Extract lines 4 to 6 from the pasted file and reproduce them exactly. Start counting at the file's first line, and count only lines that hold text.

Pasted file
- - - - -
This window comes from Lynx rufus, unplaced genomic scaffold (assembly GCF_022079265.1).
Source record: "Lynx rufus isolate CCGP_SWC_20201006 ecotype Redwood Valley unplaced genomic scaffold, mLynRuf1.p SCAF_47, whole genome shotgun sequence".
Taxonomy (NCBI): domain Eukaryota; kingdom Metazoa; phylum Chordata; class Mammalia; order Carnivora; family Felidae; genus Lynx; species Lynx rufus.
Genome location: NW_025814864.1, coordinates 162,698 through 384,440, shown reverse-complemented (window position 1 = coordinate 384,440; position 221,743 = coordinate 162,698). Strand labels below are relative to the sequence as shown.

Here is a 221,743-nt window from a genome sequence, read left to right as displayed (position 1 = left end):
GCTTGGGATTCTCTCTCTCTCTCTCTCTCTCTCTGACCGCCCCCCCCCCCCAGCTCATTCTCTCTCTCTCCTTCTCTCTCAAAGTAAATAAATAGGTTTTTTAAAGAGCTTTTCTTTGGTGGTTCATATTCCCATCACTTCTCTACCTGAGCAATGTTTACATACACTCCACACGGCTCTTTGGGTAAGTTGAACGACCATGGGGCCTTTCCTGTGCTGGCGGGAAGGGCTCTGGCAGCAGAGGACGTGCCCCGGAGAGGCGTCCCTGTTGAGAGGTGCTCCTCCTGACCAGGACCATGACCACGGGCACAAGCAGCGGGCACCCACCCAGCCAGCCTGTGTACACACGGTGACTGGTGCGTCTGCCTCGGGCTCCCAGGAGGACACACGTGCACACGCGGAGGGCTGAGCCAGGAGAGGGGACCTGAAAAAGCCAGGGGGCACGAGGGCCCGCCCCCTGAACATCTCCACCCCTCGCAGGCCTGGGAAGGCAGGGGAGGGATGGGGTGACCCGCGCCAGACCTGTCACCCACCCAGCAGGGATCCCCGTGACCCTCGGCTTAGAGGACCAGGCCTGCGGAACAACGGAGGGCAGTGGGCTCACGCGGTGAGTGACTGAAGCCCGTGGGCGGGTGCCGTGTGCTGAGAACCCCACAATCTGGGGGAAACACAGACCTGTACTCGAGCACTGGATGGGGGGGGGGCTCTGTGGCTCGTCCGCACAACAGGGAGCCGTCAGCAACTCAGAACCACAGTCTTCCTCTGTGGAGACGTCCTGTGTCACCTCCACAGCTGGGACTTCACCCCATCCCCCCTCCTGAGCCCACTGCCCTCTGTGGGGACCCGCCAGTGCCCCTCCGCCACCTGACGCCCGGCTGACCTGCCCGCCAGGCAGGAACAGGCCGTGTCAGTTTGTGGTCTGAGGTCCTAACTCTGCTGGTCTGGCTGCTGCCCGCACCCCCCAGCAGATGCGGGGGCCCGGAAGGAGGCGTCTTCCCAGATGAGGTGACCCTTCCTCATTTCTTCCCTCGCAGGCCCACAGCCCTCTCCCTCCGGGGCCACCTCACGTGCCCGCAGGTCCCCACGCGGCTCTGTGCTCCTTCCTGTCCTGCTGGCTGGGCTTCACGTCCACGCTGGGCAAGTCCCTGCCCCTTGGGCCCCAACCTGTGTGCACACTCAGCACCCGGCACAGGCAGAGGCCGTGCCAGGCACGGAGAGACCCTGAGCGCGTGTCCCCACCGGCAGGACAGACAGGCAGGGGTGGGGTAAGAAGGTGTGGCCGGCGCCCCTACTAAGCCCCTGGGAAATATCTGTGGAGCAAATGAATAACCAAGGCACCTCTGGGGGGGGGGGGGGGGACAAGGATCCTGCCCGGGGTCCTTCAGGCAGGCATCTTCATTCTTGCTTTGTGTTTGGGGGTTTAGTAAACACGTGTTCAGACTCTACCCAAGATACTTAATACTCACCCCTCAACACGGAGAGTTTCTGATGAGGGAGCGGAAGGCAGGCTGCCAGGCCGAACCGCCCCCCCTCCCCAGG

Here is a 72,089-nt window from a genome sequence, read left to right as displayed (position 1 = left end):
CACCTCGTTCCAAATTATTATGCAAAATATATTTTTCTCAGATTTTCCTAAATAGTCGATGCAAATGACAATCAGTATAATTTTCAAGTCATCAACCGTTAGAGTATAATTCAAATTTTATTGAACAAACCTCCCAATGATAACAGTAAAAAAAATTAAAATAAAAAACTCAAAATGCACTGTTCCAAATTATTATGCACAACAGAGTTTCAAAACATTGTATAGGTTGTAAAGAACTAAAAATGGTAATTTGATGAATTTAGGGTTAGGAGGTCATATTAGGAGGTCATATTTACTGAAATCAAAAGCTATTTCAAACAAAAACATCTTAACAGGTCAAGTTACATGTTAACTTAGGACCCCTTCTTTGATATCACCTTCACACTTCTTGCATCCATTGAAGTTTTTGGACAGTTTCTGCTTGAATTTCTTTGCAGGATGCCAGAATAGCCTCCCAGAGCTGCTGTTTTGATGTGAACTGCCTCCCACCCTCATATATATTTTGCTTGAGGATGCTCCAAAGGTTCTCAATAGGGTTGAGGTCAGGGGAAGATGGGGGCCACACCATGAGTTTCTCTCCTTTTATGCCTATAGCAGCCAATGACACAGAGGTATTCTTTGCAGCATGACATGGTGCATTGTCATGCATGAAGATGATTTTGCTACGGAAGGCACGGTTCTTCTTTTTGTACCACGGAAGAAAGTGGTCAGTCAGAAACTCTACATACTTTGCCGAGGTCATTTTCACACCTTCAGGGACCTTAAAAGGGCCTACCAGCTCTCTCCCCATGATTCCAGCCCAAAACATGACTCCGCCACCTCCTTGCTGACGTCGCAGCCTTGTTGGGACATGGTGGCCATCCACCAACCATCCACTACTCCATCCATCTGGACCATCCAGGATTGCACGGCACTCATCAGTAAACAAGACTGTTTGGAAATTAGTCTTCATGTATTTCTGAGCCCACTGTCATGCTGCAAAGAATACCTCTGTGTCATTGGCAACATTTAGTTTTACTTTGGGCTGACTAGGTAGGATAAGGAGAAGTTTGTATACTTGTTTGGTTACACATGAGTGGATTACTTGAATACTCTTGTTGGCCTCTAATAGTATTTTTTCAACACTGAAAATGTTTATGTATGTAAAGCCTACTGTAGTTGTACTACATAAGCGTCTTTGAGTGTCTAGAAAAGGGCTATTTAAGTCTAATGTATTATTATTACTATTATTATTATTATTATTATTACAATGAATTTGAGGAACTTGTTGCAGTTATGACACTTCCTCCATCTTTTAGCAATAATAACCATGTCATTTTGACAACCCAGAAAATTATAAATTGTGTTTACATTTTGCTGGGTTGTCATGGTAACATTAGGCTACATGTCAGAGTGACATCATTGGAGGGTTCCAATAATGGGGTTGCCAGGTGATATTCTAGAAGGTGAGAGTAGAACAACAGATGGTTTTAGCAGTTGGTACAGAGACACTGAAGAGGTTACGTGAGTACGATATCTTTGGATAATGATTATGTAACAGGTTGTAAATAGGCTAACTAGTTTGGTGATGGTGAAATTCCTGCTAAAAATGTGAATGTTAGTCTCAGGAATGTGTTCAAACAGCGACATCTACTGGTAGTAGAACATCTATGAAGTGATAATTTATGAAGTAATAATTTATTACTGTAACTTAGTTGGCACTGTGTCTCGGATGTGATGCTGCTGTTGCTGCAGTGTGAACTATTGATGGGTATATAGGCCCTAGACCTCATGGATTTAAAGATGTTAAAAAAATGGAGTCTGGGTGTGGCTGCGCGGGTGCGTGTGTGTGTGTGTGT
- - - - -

Genome location: NW_025814864.1, coordinates 162,698 through 384,440, shown reverse-complemented (window position 1 = coordinate 384,440; position 221,743 = coordinate 162,698). Strand labels below are relative to the sequence as shown.

Here is a 221,743-nt window from a genome sequence, read left to right as displayed (position 1 = left end):
GCTTGGGATTCTCTCTCTCTCTCTCTCTCTCTCTGACCGCCCCCCCCCCCCAGCTCATTCTCTCTCTCTCCTTCTCTCTCAAAGTAAATAAATAGGTTTTTTAAAGAGCTTTTCTTTGGTGGTTCATATTCCCATCACTTCTCTACCTGAGCAATGTTTACATACACTCCACACGGCTCTTTGGGTAAGTTGAACGACCATGGGGCCTTTCCTGTGCTGGCGGGAAGGGCTCTGGCAGCAGAGGACGTGCCCCGGAGAGGCGTCCCTGTTGAGAGGTGCTCCTCCTGACCAGGACCATGACCACGGGCACAAGCAGCGGGCACCCACCCAGCCAGCCTGTGTACACACGGTGACTGGTGCGTCTGCCTCGGGCTCCCAGGAGGACACACGTGCACACGCGGAGGGCTGAGCCAGGAGAGGGGACCTGAAAAAGCCAGGGGGCACGAGGGCCCGCCCCCTGAACATCTCCACCCCTCGCAGGCCTGGGAAGGCAGGGGAGGGATGGGGTGACCCGCGCCAGACCTGTCACCCACCCAGCAGGGATCCCCGTGACCCTCGGCTTAGAGGACCAGGCCTGCGGAACAACGGAGGGCAGTGGGCTCACGCGGTGAGTGACTGAAGCCCGTGGGCGGGTGCCGTGTGCTGAGAACCCCACAATCTGGGGGAAACACAGACCTGTACTCGAGCACTGGATGGGGGGGGGGCTCTGTGGCTCGTCCGCACAACAGGGAGCCGTCAGCAACTCAGAACCACAGTCTTCCTCTGTGGAGACGTCCTGTGTCACCTCCACAGCTGGGACTTCACCCCATCCCCCCTCCTGAGCCCACTGCCCTCTGTGGGGACCCGCCAGTGCCCCTCCGCCACCTGACGCCCGGCTGACCTGCCCGCCAGGCAGGAACAGGCCGTGTCAGTTTGTGGTCTGAGGTCCTAACTCTGCTGGTCTGGCTGCTGCCCGCACCCCCCAGCAGATGCGGGGGCCCGGAAGGAGGCGTCTTCCCAGATGAGGTGACCCTTCCTCATTTCTTCCCTCGCAGGCCCACAGCCCTCTCCCTCCGGGGCCACCTCACGTGCCCGCAGGTCCCCACGCGGCTCTGTGCTCCTTCCTGTCCTGCTGGCTGGGCTTCACGTCCACGCTGGGCAAGTCCCTGCCCCTTGGGCCCCAACCTGTGTGCACACTCAGCACCCGGCACAGGCAGAGGCCGTGCCAGGCACGGAGAGACCCTGAGCGCGTGTCCCCACCGGCAGGACAGACAGGCAGGGGTGGGGTAAGAAGGTGTGGCCGGCGCCCCTACTAAGCCCCTGGGAAATATCTGTGGAGCAAATGAATAACCAAGGCACCTCTGGGGGGGGGGGGGGGGACAAGGATCCTGCCCGGGGTCCTTCAGGCAGGCATCTTCATTCTTGCTTTGTGTTTGGGGGTTTAGTAAACACGTGTTCAGACTCTACCCAAGATACTTAATACTCACCCCTCAACACGGAGAGTTTCTGATGAGGGAGCGGAAGGCAGGCTGCCAGGCCGAACCGCCCCCCCTCCCCAGG